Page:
Rabbi Chana bar Chanilai always kept his hand in his pocket so nobody would be embarrassed while waiting for him to get money for tzedakah. He kept wheat and barley outside his home so that those who were embarrassed could come and take by night. – Brachot 58b
Where do you keep your hands? Where do you keep your wheat?
Rosh Hashanah is well behind us, but another new year draws near, and with it comes the last-minute impulse to donate to charity. Or tzedakah. What’s the difference, anyway?
Trying to be somewhat provocative, Rabbi Yanki Tauber writes: “Don’t be misled by their legendary philanthropy, by their saturation of social and humanitarian movements, by their invention of the pushke, the meshulach and the UJA. Jews do not practice charity, and the concept is virtually nonexistent in Jewish tradition.”
Rabbi Tauber explains that, “Instead of charity, the Jew gives tzedakah, which means ‘righteousness’ and ‘justice.’ When the Jew contributes his money, time and resources to the needy, he is not being benevolent, generous or ‘charitable.’ He is doing what is right and just.”
Judaism 101 points out that, “The word ‘tzedakah’ is derived from the Hebrew root Tzade-Dalet-Qof, meaning righteousness, justice or fairness. In Judaism, giving to the poor is not viewed as a generous, magnanimous act; it is simply an act of justice and righteousness, the performance of a duty, giving the poor their due.”
In The Economics of Tzedakah, Rabbi Gary M. Bretton-Garanatoor, of New York’s Stephen Wise Free Synagogue, looks at the example set by Abraham: “We know little of Abraham’s early life, and one might wonder why Abraham was singled out to become God’s partner in the Covenant. We learn from the text that, ‘Vayach’shveha lo tzedakah – God considered Abraham on account of his righteousness.’ (Genesis 15:6)
Throughout the Torah, tzedakah, acts of righteousness, are tied to the Hebrew term mishpat – legal justice – so that we learn that doing what is right and just is a legal obligation.”
There is also an interesting discussion about how you should feel about giving tzedakah. Eliezer Abrahamson notes that “if one gives tzedakah to a poor person with a sour and unpleasant face, then he loses any merit from it, even if he gives ‘a thousand golden coins.’ Tzedakah must be given in a pleasant and compassionate manner.… If you have nothing to give you should appease the poor person with words.”
Dennis Prager adds that not feeling like giving is no excuse: “Judaism would love you to give 10 per cent of your income each year from your heart. It suspects, however, that in a large majority of cases, were we to wait for people’s hearts to prompt them to give a tenth of their money away, we would be waiting a very long time. Ergo, Judaism says, ‘Give 10 percent – and if your heart catches up, terrific. In the meantime, good has been done.’ ”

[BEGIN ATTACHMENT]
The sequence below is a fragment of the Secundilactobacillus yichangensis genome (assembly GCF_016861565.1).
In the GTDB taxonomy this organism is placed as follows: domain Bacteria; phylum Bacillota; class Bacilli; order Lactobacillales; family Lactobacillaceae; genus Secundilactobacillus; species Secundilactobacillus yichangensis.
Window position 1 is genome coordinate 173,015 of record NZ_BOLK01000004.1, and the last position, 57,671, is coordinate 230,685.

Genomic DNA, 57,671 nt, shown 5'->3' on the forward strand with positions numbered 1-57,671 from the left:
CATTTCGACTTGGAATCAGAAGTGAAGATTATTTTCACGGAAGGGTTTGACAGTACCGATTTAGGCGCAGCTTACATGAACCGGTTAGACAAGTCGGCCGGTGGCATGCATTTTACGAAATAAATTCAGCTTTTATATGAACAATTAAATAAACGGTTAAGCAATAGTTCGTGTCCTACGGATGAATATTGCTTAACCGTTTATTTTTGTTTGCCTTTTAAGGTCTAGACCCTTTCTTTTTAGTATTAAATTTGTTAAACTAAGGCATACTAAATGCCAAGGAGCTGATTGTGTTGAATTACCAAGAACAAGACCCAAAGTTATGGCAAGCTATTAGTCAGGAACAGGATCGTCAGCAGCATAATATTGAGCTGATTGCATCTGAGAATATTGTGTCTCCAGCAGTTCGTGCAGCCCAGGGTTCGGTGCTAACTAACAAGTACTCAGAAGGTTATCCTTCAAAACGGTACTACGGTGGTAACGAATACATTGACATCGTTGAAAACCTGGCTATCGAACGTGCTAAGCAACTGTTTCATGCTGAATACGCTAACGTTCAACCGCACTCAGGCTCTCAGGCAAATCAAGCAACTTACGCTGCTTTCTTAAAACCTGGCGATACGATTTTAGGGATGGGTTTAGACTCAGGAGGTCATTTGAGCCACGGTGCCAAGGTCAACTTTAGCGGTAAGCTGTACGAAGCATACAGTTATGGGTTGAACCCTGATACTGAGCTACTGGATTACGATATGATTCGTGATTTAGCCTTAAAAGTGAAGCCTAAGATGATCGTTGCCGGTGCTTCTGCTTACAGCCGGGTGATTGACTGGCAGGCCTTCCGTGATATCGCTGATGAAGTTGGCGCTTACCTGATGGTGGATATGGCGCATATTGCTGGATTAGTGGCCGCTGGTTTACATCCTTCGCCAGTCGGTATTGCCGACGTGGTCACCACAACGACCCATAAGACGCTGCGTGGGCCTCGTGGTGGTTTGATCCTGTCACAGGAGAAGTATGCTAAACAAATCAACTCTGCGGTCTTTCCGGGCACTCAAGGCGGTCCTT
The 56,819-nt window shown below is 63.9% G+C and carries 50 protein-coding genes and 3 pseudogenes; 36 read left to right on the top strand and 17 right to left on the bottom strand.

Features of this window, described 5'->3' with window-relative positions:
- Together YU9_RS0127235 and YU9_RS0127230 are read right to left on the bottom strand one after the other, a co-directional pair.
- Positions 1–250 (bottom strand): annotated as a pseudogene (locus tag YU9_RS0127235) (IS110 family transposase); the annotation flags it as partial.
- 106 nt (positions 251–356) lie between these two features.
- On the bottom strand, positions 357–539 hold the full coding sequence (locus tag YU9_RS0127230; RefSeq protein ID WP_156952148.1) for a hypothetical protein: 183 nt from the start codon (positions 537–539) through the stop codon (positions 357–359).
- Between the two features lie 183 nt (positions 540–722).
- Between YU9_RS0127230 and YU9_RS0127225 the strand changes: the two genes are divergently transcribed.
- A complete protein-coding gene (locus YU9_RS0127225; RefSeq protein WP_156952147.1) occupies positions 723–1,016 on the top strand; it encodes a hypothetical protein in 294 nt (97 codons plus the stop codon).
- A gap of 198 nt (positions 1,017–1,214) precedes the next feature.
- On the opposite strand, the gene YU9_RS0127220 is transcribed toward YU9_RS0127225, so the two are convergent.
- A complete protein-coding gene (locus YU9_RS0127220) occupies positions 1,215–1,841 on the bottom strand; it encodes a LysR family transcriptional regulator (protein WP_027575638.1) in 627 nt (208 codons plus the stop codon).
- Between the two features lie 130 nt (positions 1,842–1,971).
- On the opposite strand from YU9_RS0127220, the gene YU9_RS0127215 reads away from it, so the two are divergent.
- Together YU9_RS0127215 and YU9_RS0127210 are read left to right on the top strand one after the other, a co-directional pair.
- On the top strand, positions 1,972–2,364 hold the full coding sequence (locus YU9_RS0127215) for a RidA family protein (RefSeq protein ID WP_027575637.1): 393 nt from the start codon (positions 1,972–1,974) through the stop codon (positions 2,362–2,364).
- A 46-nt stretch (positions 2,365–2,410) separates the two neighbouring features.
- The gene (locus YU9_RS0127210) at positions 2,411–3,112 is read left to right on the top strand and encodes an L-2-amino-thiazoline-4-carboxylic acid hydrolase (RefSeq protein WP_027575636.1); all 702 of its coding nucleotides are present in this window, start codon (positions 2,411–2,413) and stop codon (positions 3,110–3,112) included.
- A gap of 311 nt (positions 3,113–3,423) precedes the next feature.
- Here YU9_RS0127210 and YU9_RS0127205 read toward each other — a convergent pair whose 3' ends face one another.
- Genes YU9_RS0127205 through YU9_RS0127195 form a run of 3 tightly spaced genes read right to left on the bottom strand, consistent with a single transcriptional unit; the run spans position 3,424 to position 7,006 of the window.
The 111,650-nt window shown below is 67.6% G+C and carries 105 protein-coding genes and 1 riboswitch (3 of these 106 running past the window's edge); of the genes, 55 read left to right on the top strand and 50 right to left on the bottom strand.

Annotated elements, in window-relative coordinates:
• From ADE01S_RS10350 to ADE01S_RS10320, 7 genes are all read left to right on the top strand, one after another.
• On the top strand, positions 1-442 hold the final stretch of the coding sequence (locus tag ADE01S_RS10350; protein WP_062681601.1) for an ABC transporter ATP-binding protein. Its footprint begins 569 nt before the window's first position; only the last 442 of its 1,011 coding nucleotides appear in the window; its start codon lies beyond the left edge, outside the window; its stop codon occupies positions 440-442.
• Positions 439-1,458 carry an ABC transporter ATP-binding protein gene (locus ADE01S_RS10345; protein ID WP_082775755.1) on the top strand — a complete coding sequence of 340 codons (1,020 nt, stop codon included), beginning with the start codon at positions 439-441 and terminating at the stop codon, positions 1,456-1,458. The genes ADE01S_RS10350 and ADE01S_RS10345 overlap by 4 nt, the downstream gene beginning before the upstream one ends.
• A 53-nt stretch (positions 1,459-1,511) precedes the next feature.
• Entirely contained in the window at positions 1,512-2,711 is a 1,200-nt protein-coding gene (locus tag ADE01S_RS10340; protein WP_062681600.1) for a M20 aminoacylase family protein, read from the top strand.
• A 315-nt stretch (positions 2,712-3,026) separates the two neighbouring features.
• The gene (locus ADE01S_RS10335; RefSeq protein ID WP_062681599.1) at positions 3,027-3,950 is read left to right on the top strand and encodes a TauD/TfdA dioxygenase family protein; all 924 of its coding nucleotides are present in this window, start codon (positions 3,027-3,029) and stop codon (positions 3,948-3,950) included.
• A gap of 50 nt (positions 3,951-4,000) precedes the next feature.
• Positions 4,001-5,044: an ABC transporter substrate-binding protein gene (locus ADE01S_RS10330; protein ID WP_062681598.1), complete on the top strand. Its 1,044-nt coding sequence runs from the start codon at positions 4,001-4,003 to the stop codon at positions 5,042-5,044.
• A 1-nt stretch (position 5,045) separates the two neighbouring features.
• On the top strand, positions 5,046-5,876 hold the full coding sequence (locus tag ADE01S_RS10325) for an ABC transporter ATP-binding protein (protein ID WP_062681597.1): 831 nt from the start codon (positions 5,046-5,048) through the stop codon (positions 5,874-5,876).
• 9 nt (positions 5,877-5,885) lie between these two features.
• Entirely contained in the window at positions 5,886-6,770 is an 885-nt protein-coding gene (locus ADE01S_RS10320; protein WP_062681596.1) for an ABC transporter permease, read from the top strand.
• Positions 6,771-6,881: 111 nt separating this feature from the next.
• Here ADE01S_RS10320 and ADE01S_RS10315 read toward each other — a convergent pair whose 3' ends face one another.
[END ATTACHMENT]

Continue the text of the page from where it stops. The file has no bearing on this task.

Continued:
Speaking of attitude, take a look at Arthur Kurzweil’s Brother, Can You Spare a Dime: The Treatment of Beggars According to Jewish Tradition. Kurzweil says that although “the organized Jewish community has gotten the mitzvah of giving tzedakah down to a virtual science,” he has always been confused and inconsistent in his treatment of beggars. He poses 15 questions to ponder, such as: “Aren’t there better causes to give to than these people?”; “Shouldn’t these beggars be supported by official agencies?”; and “Should I buy them a cup of coffee because they’ll probably spend it on booze anyway?” Kurzweil, who is not a rabbi but a well-known Jewish genealogist, clearly spent a great deal of effort sifting through traditional sources, which clearly demand compassion for the needy.
Just-Tzedakah has a detailed look at giving from a Jewish point of view. While the theoretical halachic minimum for giving is about $2, this only applies to someone who is living in abject poverty. The site suggests that most people contribute 10 to 20 per cent their net income in a given year. Other tzedakah recommendations from the site: calculate your obligation with care; don’t brag; avoid delay; and give cheerfully and with compassion.
There may never be enough money for all the worthy institutions and individuals who deserve it. But Brandeis University Professor Reuven Kimelman suggests that the recipient of the donation is not the only one who gains: “Tzedakah may not save us, but it makes us worth saving.”